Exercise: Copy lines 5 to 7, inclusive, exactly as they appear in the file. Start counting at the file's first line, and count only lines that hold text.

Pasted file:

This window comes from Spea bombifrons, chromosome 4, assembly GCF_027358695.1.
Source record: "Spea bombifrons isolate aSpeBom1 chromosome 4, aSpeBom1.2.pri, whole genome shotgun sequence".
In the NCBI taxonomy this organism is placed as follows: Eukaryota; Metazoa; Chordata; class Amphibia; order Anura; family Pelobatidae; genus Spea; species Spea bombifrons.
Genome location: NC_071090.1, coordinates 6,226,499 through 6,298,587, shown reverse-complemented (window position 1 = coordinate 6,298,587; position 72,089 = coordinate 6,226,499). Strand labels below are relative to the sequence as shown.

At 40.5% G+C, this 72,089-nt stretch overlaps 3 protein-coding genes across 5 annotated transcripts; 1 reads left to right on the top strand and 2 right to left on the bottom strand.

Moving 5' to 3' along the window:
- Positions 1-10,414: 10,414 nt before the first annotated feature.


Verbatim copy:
At 40.5% G+C, this 72,089-nt stretch overlaps 3 protein-coding genes across 5 annotated transcripts; 1 reads left to right on the top strand and 2 right to left on the bottom strand.

Moving 5' to 3' along the window:
- Positions 1-10,414: 10,414 nt before the first annotated feature.